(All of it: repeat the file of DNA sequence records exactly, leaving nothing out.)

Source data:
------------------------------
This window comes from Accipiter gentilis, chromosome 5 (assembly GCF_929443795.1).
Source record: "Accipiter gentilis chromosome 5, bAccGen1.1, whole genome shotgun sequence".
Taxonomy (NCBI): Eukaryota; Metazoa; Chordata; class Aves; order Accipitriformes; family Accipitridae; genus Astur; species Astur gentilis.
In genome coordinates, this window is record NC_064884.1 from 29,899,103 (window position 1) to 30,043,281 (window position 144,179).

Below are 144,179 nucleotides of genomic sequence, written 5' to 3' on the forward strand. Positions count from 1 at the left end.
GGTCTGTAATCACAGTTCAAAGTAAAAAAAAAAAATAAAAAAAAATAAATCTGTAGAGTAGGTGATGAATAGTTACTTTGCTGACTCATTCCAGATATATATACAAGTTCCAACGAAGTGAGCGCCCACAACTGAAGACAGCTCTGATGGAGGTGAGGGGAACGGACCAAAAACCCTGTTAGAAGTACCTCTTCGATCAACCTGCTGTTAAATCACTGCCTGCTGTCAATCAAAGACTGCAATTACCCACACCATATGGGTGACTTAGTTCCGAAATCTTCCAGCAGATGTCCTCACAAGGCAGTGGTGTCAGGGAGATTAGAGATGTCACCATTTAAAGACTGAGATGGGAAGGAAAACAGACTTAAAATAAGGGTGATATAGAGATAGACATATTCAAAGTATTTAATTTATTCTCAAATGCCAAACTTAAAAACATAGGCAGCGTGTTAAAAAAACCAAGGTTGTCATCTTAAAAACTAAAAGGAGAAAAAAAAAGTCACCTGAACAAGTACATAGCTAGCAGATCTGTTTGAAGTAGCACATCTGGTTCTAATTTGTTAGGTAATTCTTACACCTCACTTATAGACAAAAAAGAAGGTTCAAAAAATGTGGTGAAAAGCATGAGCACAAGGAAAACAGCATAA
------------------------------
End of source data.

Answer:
This window comes from Accipiter gentilis, chromosome 5 (assembly GCF_929443795.1).
Source record: "Accipiter gentilis chromosome 5, bAccGen1.1, whole genome shotgun sequence".
Taxonomy (NCBI): Eukaryota; Metazoa; Chordata; class Aves; order Accipitriformes; family Accipitridae; genus Astur; species Astur gentilis.
In genome coordinates, this window is record NC_064884.1 from 29,899,103 (window position 1) to 30,043,281 (window position 144,179).

Below are 144,179 nucleotides of genomic sequence, written 5' to 3' on the forward strand. Positions count from 1 at the left end.
GGTCTGTAATCACAGTTCAAAGTAAAAAAAAAAAATAAAAAAAAATAAATCTGTAGAGTAGGTGATGAATAGTTACTTTGCTGACTCATTCCAGATATATATACAAGTTCCAACGAAGTGAGCGCCCACAACTGAAGACAGCTCTGATGGAGGTGAGGGGAACGGACCAAAAACCCTGTTAGAAGTACCTCTTCGATCAACCTGCTGTTAAATCACTGCCTGCTGTCAATCAAAGACTGCAATTACCCACACCATATGGGTGACTTAGTTCCGAAATCTTCCAGCAGATGTCCTCACAAGGCAGTGGTGTCAGGGAGATTAGAGATGTCACCATTTAAAGACTGAGATGGGAAGGAAAACAGACTTAAAATAAGGGTGATATAGAGATAGACATATTCAAAGTATTTAATTTATTCTCAAATGCCAAACTTAAAAACATAGGCAGCGTGTTAAAAAAACCAAGGTTGTCATCTTAAAAACTAAAAGGAGAAAAAAAAAGTCACCTGAACAAGTACATAGCTAGCAGATCTGTTTGAAGTAGCACATCTGGTTCTAATTTGTTAGGTAATTCTTACACCTCACTTATAGACAAAAAAGAAGGTTCAAAAAATGTGGTGAAAAGCATGAGCACAAGGAAAACAGCATAA